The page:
And as an aside, it was not my intention to offend anyone in education. I'm sure there is plenty of research to defend the group work method. It was just not common for math classes when I went to college the first time around 20+ years ago. And my above rant also has very little to do with the value of other students efforts. I'm just frustrated with being put into a situation that makes me so anxious. I've been working on math on my own for the last nine months or so and I really liked being able to figure it out by myself. I'm sure group work is great for some people. For me, it just adds another level of stress.
posted by Beti at 4:30 PM on March 28, 2014

You're a student! If you knew this stuff already, would you be taking a class for it? Keep that in mind.
posted by oceanjesse at 5:51 PM on March 28, 2014 [1 favorite]

Best answer: I'm glad you found a buddy, that's good. I've had to do a few group projects, also as a returning mature student. In general, I think group work is overrated and a massive pain in the ass. It's annoying to coordinate, and as far as non-math subjects are concerned (haven't had to do group work in mathy courses), I can't say I've come away with more content knowledge than I would have through my own reading, so you have my sympathies.

But I've found, actually, that most of the kids in my classes have been fairly on the ball, and are pretty good at communication. Most of them get that they all suffer if one person struggles, so they're forced into prosocial attitudes, like being helpful, etc. They also don't want to spend forever chit-chatting - they have other courses, jobs, maybe hockey practice. They're likely to want to get everyone through, get the job done, and get out.

(I did have a pairing with a student who was clueless and frankly uninterested in changing that at all. Since it was obvious early on that I couldn't rely on her, and, that she didn't care, I just did the whole thing myself. Afaic right now, it's the grades that matter in the end. Having this attitude meant it didn't bother me a bit when she'd yap about her boyfriend or miss a meeting. But this was one out of probably 10-15 students.)

So I'd say, stay open to your group-mates, because it's true, most of them are probably fine. I actually find it kind of pleasant to be around their energy and eagerness, their excitement about everything. They're learning all this, too, they don't know everything. Oh also, absolutely no one has commented or cared about the age difference. If anything, the few times it's come up, they've expressed that they think the fact I've returned to school is neat. (They didn't say "neat", though, exactly.) Just think of yourself as among them - people with the same goal, doing the same thing right now.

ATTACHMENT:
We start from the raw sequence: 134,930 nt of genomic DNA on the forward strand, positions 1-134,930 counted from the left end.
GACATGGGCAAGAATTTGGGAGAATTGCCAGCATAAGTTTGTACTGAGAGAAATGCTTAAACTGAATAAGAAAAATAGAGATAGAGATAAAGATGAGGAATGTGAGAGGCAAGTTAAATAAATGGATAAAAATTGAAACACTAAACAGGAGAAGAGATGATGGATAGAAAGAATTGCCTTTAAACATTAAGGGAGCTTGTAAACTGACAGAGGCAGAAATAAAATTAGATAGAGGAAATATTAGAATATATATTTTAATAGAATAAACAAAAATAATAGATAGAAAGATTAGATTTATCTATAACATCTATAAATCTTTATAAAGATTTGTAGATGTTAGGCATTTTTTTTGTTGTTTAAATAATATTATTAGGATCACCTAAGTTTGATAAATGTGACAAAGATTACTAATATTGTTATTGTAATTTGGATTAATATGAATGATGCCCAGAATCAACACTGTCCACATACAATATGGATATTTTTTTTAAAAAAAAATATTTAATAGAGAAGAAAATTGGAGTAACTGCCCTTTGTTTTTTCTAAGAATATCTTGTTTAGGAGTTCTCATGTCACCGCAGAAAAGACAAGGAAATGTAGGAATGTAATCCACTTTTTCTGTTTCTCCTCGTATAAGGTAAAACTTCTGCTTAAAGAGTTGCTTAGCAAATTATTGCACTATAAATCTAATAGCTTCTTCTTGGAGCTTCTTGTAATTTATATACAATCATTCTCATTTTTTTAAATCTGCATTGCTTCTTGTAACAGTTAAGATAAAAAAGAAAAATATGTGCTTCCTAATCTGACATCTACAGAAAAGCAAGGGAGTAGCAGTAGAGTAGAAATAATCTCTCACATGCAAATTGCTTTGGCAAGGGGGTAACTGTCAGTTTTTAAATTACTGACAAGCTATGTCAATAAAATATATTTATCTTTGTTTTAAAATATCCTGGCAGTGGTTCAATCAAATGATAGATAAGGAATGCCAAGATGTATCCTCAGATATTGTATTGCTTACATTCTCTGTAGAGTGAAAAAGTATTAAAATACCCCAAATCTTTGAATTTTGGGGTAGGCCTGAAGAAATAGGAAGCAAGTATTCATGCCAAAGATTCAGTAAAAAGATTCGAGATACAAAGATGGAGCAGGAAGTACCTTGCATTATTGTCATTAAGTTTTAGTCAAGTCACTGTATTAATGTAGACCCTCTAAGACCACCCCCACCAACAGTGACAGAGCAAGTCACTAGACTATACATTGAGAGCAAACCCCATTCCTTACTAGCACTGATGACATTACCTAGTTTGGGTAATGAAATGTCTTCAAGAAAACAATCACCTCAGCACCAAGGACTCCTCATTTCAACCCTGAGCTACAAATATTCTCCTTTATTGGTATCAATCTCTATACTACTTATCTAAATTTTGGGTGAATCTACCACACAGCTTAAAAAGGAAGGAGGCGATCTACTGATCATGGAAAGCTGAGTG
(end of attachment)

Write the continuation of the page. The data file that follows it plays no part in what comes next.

Math-wise, just practice regularly (daily, if you can), so you can come to group meetings with prepared questions.
posted by cotton dress sock at 7:02 PM on March 28, 2014

Best answer: I had a math partner for my last math class in college and I enjoyed it. If one of us understood the problem and the other didn't we'd explain it to each other. We went to the teacher when neither of us knew what to do but otherwise we tried to figure things out for ourselves.

I didn't know my partner before the class and we had very little in common but we both wanted to do well so we worked together and tried to get into the group thing. In the end we were conferring with other groups in the class and taking turns teaching each other.

I understand that this feels like a waste of education money but teaching something to someone else can really improve your own understanding of the subject.
posted by irisclara at 7:39 PM on March 28, 2014 [1 favorite]

Just to say, hijacking the project was not my preferred strategy and I think it's unusual for anyone to do that. If the student I mentioned had come to meetings, or to class, or offered or wanted to do any of the work, or even talked about the coursework vs. her boyfriend, we'd have managed. Showing up and being willing are all that really matter.
posted by cotton dress sock at 9:08 PM on March 28, 2014

It's great that you found a friend to work with in your class, but I hope the two of you will consider doing a little bit of group work with another person because - who knows? - maybe you'll make yet another math buddy.

When I went back to college, part-time, in my mid-30s, Chemistry was one of my classes. The instructor told us right off the bat that we'd better know our algebra and know it well or just drop the class right now - and I hadn't taken any algebra since I was a sophomore in high school and didn't do well with it then. I almost dropped the class, but ground my teeth, ran out and bought a bunch of algebra books and started reading them, and stayed with the class. It soon became apparent that almost no one in the class was up to the level of algebra that he wanted, so he taught us algebra before he taught chemistry. We were required to work together just a little bit, but I soon found a whole group of kids who wanted to work with me and we'd meet at my house and hammer the material into our heads. I not only ace'd the class, but made some long-lasting and wonderful friends, two of whom were, as you, introverts and very shy. It was great fun and both those two kids relaxed and had a good time with the rest of us.
posted by aryma at 10:10 PM on March 28, 2014

« Older Help me make an office look like NYC streets on...   |   Are Gray Market Cars in the US still a thing? Newer »
This thread is closed to new comments.